One of the major supply of N in terrestrial forest ecosystem is N fixation by free-living or symbiotic microbes that live in the root nodules of N-fixing plants. My research is primarily focusing on symbiotic N fixation (SNF): SNF is a process of converting atmospheric N2 into plant-available N by microbes. It is crucial in global n cycle, especially important in temperate forests, where N commonly limits primary production. SNF is also essential in conservation because of its capability of jump-starting recovery in abandoned and nutrient-poor systems to facilitate nutrient restoration and succession. In coterminous U.S., the estimated N input combining both N deposition and other types of N fixation besides symbiotic N fixation is <20kg N/ha year (Holland and Braswell 2004, Reed et al 2011). Based on a rough estimate, N fixers have the potential to be the greatest N input source on a continental scale (Sprent and Parsons 2000). Based on the recent Forest Inventory Analysis (FIA) data analysis (Liao and Menge Unpublished), there are in total 12831 N fixing trees recorded since 1980s. Genus Robinia (Figure 1) is the most common of six native N-fixing genera across U.S.: on a regional scale, this genus is particularly important in northeast region (Figure 2) where it comprises 95.6% of N fixer biomass. Despite the recognized importance, we currently do not have an accurate understanding of SNF rates of genus Robinia in this region or how they vary with tree age. My summer plan is to conduct a systematic analysis of Robinia SNF rates across tree ages in a northeast temperate forest.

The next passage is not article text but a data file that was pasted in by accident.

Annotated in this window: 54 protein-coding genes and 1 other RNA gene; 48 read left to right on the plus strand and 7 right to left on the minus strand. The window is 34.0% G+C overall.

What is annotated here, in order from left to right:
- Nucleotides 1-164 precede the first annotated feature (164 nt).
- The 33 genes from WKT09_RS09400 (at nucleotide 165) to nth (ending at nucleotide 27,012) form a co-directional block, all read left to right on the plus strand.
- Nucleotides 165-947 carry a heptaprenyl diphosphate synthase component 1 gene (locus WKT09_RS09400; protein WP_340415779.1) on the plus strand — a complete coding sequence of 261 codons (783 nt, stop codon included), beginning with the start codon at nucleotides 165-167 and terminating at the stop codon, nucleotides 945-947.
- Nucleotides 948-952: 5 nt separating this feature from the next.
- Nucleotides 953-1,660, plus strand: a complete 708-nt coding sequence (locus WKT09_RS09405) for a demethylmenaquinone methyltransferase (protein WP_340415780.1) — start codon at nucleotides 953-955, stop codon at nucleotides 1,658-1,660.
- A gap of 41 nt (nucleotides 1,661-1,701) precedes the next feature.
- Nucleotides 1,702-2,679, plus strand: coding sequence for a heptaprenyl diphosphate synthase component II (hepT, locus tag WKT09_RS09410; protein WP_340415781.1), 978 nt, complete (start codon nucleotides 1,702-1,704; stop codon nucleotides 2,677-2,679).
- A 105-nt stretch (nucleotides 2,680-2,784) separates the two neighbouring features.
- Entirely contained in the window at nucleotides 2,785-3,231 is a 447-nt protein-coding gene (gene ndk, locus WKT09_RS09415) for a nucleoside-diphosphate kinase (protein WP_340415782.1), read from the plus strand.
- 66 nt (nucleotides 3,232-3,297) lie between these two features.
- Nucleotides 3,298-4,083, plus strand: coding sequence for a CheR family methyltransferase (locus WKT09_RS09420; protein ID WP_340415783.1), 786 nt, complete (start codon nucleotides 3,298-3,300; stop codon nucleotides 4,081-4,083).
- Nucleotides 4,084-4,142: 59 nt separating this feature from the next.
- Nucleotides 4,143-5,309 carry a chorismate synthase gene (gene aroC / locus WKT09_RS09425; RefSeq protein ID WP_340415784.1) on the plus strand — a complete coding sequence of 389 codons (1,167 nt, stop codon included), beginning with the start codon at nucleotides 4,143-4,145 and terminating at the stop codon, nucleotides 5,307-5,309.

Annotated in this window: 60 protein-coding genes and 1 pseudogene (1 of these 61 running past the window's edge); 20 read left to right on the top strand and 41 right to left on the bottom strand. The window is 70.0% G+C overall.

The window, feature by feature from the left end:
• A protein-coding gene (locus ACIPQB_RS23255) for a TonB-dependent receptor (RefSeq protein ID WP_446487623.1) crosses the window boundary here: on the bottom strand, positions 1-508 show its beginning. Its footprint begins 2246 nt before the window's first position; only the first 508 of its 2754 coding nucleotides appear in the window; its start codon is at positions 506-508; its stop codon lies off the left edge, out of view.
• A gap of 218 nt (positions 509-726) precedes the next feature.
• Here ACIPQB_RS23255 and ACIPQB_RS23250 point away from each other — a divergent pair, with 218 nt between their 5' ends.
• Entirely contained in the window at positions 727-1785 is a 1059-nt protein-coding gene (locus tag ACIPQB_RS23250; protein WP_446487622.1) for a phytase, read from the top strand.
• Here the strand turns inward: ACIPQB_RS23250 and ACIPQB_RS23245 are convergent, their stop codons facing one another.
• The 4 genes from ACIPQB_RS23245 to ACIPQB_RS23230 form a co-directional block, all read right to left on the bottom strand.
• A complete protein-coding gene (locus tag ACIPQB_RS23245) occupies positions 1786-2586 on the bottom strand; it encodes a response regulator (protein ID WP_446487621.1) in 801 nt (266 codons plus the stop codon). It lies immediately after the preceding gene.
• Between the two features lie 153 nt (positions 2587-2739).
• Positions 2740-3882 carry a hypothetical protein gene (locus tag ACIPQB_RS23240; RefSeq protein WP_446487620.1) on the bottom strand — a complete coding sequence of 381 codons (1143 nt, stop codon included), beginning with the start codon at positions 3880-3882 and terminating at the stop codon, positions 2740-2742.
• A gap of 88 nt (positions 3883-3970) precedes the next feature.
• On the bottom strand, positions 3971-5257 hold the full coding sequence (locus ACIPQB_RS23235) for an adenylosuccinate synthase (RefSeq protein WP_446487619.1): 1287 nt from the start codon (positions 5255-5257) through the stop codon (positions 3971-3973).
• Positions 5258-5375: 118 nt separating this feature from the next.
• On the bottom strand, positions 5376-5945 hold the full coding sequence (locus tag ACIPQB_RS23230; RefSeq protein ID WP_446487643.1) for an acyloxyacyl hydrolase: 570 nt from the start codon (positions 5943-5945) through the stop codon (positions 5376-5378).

(Figure1: Robinia at Central Park)


Robinia distributionRobinia distribution

(Figure 2: Distribution of Robinia across U.S. Color shows percent basal area. (Menge et al 2010))